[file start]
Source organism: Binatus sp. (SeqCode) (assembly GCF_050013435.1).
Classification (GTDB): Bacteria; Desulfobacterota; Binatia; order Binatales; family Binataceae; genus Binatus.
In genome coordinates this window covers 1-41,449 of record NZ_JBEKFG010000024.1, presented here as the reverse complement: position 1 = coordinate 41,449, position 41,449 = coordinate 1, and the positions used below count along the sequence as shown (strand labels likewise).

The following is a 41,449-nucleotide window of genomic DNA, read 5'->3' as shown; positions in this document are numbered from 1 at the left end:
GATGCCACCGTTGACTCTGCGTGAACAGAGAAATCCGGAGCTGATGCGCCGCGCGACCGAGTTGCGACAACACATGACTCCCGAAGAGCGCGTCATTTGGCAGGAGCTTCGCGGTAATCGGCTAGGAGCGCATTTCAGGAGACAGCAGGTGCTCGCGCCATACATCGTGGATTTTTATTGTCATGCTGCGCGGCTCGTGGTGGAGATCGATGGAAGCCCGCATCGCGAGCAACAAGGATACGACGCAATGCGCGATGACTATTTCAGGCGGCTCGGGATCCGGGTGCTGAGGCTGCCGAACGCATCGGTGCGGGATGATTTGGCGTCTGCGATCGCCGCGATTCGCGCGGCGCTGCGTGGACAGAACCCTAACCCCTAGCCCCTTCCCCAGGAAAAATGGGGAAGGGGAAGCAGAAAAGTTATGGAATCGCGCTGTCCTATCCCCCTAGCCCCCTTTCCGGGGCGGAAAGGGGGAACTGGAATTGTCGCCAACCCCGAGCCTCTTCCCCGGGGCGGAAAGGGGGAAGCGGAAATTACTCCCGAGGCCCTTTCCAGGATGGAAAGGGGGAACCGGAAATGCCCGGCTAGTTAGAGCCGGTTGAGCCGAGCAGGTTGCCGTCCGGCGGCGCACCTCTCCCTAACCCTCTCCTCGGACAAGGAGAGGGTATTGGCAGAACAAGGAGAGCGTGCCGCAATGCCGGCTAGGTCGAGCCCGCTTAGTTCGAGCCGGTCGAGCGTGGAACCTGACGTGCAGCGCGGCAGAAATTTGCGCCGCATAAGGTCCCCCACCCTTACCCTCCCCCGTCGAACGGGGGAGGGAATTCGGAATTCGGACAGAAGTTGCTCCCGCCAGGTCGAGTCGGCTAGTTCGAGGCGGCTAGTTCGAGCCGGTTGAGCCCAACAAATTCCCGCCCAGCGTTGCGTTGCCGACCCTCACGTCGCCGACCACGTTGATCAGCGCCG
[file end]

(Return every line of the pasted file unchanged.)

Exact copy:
Source organism: Binatus sp. (SeqCode) (assembly GCF_050013435.1).
Classification (GTDB): Bacteria; Desulfobacterota; Binatia; order Binatales; family Binataceae; genus Binatus.
In genome coordinates this window covers 1-41,449 of record NZ_JBEKFG010000024.1, presented here as the reverse complement: position 1 = coordinate 41,449, position 41,449 = coordinate 1, and the positions used below count along the sequence as shown (strand labels likewise).

The following is a 41,449-nucleotide window of genomic DNA, read 5'->3' as shown; positions in this document are numbered from 1 at the left end:
GATGCCACCGTTGACTCTGCGTGAACAGAGAAATCCGGAGCTGATGCGCCGCGCGACCGAGTTGCGACAACACATGACTCCCGAAGAGCGCGTCATTTGGCAGGAGCTTCGCGGTAATCGGCTAGGAGCGCATTTCAGGAGACAGCAGGTGCTCGCGCCATACATCGTGGATTTTTATTGTCATGCTGCGCGGCTCGTGGTGGAGATCGATGGAAGCCCGCATCGCGAGCAACAAGGATACGACGCAATGCGCGATGACTATTTCAGGCGGCTCGGGATCCGGGTGCTGAGGCTGCCGAACGCATCGGTGCGGGATGATTTGGCGTCTGCGATCGCCGCGATTCGCGCGGCGCTGCGTGGACAGAACCCTAACCCCTAGCCCCTTCCCCAGGAAAAATGGGGAAGGGGAAGCAGAAAAGTTATGGAATCGCGCTGTCCTATCCCCCTAGCCCCCTTTCCGGGGCGGAAAGGGGGAACTGGAATTGTCGCCAACCCCGAGCCTCTTCCCCGGGGCGGAAAGGGGGAAGCGGAAATTACTCCCGAGGCCCTTTCCAGGATGGAAAGGGGGAACCGGAAATGCCCGGCTAGTTAGAGCCGGTTGAGCCGAGCAGGTTGCCGTCCGGCGGCGCACCTCTCCCTAACCCTCTCCTCGGACAAGGAGAGGGTATTGGCAGAACAAGGAGAGCGTGCCGCAATGCCGGCTAGGTCGAGCCCGCTTAGTTCGAGCCGGTCGAGCGTGGAACCTGACGTGCAGCGCGGCAGAAATTTGCGCCGCATAAGGTCCCCCACCCTTACCCTCCCCCGTCGAACGGGGGAGGGAATTCGGAATTCGGACAGAAGTTGCTCCCGCCAGGTCGAGTCGGCTAGTTCGAGGCGGCTAGTTCGAGCCGGTTGAGCCCAACAAATTCCCGCCCAGCGTTGCGTTGCCGACCCTCACGTCGCCGACCACGTTGATCAGCGCCG